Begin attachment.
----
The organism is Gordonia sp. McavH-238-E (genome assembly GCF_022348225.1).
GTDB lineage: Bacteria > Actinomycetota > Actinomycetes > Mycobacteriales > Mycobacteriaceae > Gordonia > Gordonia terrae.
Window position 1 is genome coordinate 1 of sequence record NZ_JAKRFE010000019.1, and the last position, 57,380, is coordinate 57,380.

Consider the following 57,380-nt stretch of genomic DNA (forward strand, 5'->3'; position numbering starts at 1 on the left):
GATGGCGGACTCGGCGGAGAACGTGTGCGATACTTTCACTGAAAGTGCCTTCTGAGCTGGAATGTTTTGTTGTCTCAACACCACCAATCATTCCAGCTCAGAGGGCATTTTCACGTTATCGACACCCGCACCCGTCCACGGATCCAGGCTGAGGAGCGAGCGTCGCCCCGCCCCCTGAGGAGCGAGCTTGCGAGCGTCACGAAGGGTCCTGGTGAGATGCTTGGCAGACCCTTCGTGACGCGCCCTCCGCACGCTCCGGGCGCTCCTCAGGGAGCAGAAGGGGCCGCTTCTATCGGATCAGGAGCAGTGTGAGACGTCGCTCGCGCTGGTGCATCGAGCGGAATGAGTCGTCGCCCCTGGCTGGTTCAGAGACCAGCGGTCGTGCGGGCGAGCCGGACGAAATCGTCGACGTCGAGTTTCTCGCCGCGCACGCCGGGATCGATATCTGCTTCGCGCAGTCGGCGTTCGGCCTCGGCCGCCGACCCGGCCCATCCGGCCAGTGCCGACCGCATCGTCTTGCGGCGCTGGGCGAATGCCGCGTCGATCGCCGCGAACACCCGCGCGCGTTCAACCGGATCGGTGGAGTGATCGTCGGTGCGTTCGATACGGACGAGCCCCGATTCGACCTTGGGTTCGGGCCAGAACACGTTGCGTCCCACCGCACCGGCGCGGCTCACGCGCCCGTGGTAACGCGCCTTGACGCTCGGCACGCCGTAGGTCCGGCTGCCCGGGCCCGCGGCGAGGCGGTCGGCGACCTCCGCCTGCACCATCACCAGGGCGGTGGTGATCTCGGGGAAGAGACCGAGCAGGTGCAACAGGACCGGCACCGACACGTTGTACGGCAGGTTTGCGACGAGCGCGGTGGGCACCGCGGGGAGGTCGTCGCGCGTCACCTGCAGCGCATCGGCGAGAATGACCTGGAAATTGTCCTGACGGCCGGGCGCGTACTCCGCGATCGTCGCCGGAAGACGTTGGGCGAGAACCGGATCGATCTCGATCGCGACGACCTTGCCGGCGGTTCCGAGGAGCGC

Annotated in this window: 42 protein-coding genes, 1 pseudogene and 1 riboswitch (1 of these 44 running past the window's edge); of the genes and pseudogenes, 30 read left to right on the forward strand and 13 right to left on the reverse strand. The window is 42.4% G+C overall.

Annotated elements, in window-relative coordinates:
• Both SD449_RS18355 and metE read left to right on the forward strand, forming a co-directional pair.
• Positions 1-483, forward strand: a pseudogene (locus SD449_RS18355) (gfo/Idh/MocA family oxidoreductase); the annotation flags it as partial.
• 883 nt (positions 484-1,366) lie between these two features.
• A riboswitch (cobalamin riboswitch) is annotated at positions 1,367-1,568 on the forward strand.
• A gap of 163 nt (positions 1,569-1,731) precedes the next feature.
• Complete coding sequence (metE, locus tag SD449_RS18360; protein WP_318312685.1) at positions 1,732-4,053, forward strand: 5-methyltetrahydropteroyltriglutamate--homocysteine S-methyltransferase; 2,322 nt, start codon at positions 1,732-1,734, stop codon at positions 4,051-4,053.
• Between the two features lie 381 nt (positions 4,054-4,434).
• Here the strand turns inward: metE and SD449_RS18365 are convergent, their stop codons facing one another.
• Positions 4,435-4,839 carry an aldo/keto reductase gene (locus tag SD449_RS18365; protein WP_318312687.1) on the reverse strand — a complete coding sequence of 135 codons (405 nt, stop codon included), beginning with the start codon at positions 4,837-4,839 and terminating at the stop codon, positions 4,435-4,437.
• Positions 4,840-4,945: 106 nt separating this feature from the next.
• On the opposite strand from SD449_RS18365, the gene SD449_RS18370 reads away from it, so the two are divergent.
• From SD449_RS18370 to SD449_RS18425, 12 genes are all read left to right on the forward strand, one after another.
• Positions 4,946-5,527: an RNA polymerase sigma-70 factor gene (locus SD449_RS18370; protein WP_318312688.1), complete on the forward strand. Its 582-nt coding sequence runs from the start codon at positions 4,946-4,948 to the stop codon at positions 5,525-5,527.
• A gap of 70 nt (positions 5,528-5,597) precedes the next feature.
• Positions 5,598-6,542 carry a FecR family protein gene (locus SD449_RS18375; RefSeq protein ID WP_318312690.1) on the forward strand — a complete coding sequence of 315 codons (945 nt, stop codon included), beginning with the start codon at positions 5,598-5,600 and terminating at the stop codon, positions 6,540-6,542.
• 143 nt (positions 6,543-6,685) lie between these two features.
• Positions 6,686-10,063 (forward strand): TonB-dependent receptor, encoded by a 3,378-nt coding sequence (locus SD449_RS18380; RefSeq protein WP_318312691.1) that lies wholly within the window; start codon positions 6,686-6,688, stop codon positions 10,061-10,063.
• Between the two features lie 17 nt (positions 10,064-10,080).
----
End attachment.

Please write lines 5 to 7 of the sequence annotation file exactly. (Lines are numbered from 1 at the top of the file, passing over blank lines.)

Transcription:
GATGGCGGACTCGGCGGAGAACGTGTGCGATACTTTCACTGAAAGTGCCTTCTGAGCTGGAATGTTTTGTTGTCTCAACACCACCAATCATTCCAGCTCAGAGGGCATTTTCACGTTATCGACACCCGCACCCGTCCACGGATCCAGGCTGAGGAGCGAGCGTCGCCCCGCCCCCTGAGGAGCGAGCTTGCGAGCGTCACGAAGGGTCCTGGTGAGATGCTTGGCAGACCCTTCGTGACGCGCCCTCCGCACGCTCCGGGCGCTCCTCAGGGAGCAGAAGGGGCCGCTTCTATCGGATCAGGAGCAGTGTGAGACGTCGCTCGCGCTGGTGCATCGAGCGGAATGAGTCGTCGCCCCTGGCTGGTTCAGAGACCAGCGGTCGTGCGGGCGAGCCGGACGAAATCGTCGACGTCGAGTTTCTCGCCGCGCACGCCGGGATCGATATCTGCTTCGCGCAGTCGGCGTTCGGCCTCGGCCGCCGACCCGGCCCATCCGGCCAGTGCCGACCGCATCGTCTTGCGGCGCTGGGCGAATGCCGCGTCGATCGCCGCGAACACCCGCGCGCGTTCAACCGGATCGGTGGAGTGATCGTCGGTGCGTTCGATACGGACGAGCCCCGATTCGACCTTGGGTTCGGGCCAGAACACGTTGCGTCCCACCGCACCGGCGCGGCTCACGCGCCCGTGGTAACGCGCCTTGACGCTCGGCACGCCGTAGGTCCGGCTGCCCGGGCCCGCGGCGAGGCGGTCGGCGACCTCCGCCTGCACCATCACCAGGGCGGTGGTGATCTCGGGGAAGAGACCGAGCAGGTGCAACAGGACCGGCACCGACACGTTGTACGGCAGGTTTGCGACGAGCGCGGTGGGCACCGCGGGGAGGTCGTCGCGCGTCACCTGCAGCGCATCGGCGAGAATGACCTGGAAATTGTCCTGACGGCCGGGCGCGTACTCCGCGATCGTCGCCGGAAGACGTTGGGCGAGAACCGGATCGATCTCGATCGCGACGACCTTGCCGGCGGTTCCGAGGAGCGC

Annotated in this window: 42 protein-coding genes, 1 pseudogene and 1 riboswitch (1 of these 44 running past the window's edge); of the genes and pseudogenes, 30 read left to right on the forward strand and 13 right to left on the reverse strand. The window is 42.4% G+C overall.

Annotated elements, in window-relative coordinates: